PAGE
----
Not only did Dylan lobby for Riley’s induction into the Rock and Roll Hall of Fame, he responded to his detractors, including songwriters and critics. In a speaking voice devoid of Dylanesque rasp and arch, he complained why critics complain about the range of his voice but not about Lou Reed’s or Leonard Cohen’s. He dissed songwriters Tom T. Hall and the team of Leiber and Stoller because they had spoken unfavorably of him.

But Dylan didn’t really come just to unright wrongs, he wanted to thank MusiCares for helping Riley and to thank the 18 singers who interpreted his songs. He also thanked pivotal people in his career including talent scout John Hammond, Joan Baez, Nina Simone and the trio of Peter, Paul & Mary. He also wanted to explain himself in ways that has never been as crystal clear in interviews or even his 2004 memoir, “Chronicles: Vol. 1.”

Trying to shed light on his songwriting process, he cited several favorite songs that were drilled into his mind such as “Key to the Highway” and “John Henry” and how they inspired lines of his own songs such as “Highway 61 Revisited” and “Blowin’ in the Wind,” respectively.
About Peter, Paul & Mary’s version of “Blowin’ in the Wind,” he said: “It’s not the way I would have done it. They straightened it out.” He said the pop success the Byrds and the Turtles had with his songs were “like commercials. I didn’t mind that. Fifty years later my songs are being used in commercials.”

The night was also about his music. Dylan chose the various performers and what songs they would sing, MusiCares senior vice president Kristen Madsen explained in an interview before the event. But unlike all but one of the previous 24 MusiCares honorees, he didn’t perform. (Either did Pavarotti, who cited illness.) Also he didn’t really attend the show but rather watched on monitors in a TV truck outside the Convention Center.

Beck kicked off the 2½-hour program with an aggressive tribal blues treatment of “Leopard-Skin Pill-Box Hat.” Los Lobos gave “On a Night Like This” a Mexican flavor with some verses in Spanish set to a uptempo party vibe. After a false start because he couldn’t read the TelePrompter at the back of the arena-long ballroom, Willie Nelson eventually delivered a simmering “Senor.”

Jackson Browne offered the obscure gem “Blind Willie McTell” on a revolving stage in the middle of the room. Jack White spiked “One More Cup of Coffee” with some lacerating guitar. Tom Jones gave a reverent reading of “What Good Am I.” Springsteen contrasted quiet singing on “Knockin’ on Heaven’s Door” with roaring guitars, from both him and Tom Morello.

Norah Jones went totally Texas on the jazzy, sexy “I’ll be Your Baby Tonight” with some musical flirting courtesy of harmonica ace Mickey Raphael from Nelson’s band. Raitt put the heartache in “Standing in the Doorway.” Crosby, Stills & Nash harmonized on “Girl from the North Country.”

There were a few efforts that fell short. Aaron Neville didn’t sound emotionally invested in “Shooting Star,” Alanis Morissette couldn’t keep up with the tongue-twisting pace of “Subterranean Homesick Blues” and John Doe got out-sung by the female backup singers on “Pressing On.” There were taped tributes from Jeff Bridges, Josh Brolin and Garth Brooks.

The musical high point in a night of many highlights was probably John Mellencamp’s interpretation of “Highway 61 Revisited”; with a vocal tone and timbre that channeled Tom Waits’, he made this usually scorching rocker into a blues dirge. Never has Mellencamp sounded so artful.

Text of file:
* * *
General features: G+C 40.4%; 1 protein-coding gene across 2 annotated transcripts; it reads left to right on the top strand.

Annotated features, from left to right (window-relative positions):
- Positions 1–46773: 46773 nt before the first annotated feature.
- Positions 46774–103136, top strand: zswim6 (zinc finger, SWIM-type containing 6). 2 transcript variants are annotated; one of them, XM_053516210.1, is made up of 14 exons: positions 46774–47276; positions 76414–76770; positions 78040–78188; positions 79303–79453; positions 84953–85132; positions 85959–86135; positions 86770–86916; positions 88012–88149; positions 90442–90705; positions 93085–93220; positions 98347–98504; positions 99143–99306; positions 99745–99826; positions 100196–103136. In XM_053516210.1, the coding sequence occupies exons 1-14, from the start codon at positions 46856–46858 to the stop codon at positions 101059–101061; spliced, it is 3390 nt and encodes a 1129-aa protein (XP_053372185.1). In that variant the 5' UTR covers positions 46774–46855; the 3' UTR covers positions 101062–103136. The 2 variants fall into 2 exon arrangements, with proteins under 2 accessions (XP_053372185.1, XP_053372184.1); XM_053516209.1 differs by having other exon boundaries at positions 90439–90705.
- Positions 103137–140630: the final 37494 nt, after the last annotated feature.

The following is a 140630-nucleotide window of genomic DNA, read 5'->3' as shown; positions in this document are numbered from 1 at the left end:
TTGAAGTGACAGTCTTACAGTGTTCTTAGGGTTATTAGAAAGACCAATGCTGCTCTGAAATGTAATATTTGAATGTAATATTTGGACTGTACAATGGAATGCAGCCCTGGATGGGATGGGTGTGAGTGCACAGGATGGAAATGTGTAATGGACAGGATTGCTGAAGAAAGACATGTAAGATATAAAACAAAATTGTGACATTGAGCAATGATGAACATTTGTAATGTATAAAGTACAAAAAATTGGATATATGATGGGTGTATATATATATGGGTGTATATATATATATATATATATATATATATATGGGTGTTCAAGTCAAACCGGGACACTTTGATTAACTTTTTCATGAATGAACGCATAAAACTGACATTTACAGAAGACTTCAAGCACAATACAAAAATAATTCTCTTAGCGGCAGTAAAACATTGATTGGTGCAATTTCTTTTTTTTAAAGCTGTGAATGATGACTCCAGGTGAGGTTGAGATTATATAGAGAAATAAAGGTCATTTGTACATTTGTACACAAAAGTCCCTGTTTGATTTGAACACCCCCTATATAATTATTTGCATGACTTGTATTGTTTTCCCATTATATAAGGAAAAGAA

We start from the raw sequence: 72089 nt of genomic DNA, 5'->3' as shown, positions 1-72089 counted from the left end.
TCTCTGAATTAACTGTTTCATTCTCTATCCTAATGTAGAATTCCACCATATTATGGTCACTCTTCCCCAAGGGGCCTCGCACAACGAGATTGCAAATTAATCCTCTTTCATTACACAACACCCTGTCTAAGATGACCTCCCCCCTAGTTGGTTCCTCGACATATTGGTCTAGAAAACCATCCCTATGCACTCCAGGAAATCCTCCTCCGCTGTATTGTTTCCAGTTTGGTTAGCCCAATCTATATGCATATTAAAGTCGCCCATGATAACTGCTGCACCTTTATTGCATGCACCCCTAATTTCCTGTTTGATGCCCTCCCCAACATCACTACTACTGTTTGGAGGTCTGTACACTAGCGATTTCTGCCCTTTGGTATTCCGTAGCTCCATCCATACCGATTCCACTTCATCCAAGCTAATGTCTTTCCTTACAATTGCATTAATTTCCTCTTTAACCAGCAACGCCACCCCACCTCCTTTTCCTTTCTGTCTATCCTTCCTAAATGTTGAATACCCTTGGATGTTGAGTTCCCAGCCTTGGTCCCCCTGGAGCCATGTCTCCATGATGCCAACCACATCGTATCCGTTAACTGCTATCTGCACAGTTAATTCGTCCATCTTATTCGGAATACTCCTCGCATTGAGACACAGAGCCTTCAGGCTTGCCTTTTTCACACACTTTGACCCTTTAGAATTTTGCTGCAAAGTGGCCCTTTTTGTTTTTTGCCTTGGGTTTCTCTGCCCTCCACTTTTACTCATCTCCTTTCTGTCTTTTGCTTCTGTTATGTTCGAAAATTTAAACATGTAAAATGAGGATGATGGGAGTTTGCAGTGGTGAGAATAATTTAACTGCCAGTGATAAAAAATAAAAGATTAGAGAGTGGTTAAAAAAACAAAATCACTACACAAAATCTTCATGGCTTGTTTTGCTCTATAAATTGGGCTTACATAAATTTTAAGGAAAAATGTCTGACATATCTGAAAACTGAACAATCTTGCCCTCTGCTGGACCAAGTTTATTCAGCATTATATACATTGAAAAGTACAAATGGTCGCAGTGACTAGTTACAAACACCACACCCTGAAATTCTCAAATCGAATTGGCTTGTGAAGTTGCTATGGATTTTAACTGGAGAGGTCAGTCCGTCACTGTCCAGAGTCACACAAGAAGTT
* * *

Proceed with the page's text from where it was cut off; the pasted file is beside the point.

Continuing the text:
And never has Dylan been so talkative about himself in public.


http://www.startribune.com/entertainmen ... 44141.html


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PostPosted: Sat February 7th, 2015, 15:22 GMT 
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Beets14beets wrote:
Quote:
Dylan was gracious enough not to identify by name the singer who was the recipient of his sharpest barbs. But Marsha Ambrosius, who has had several R&B hits, most notably 2010's Far Away, sang the national anthem at a 2012 Floyd Mayweather-Manny Cotto fight that Dylan seemed to be referencing.

"Critics say I mangle my melodies, render my songs unrecognizable," he said. "Let me tell you something: I was at a boxing match a few years ago, seeing Floyd Mayweather fight a Puerto Rican guy. And the Puerto Rican national anthem, somebody sang it. And it was beautiful, it was heartfelt, it was moving. After that, it was time for our national anthem, and a very popular soul-singing sister was chosen to sing it. She sang every note. That exists. And some that don't exist. Talk about mangling a melody. Take a one-syllable word and make it last for 15 minutes. She was doing vocal gymnastics like she was a trapeze act. To me, it was not funny. Mangling lyrics, mangling a melody, mangling a treasured song. No, I get the blame."


http://www.usatoday.com/story/life/musi ... /23030167/



https://www.youtube.com/watch?v=OrGvy_EKA14


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PostPosted: Sat February 7th, 2015, 15:27 GMT 
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Totally agree with Bob on the anthem. These pointless vocal gymnastics seem to pervade a lot of modern music these days, all because of Mariah Carey and the vocal talent shows. It's self-indulgent singing that as Bob says totally mangles the words. and meaning.


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PostPosted: Sat February 7th, 2015, 15:32 GMT 

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Christ, he's even got his sideburns dyed.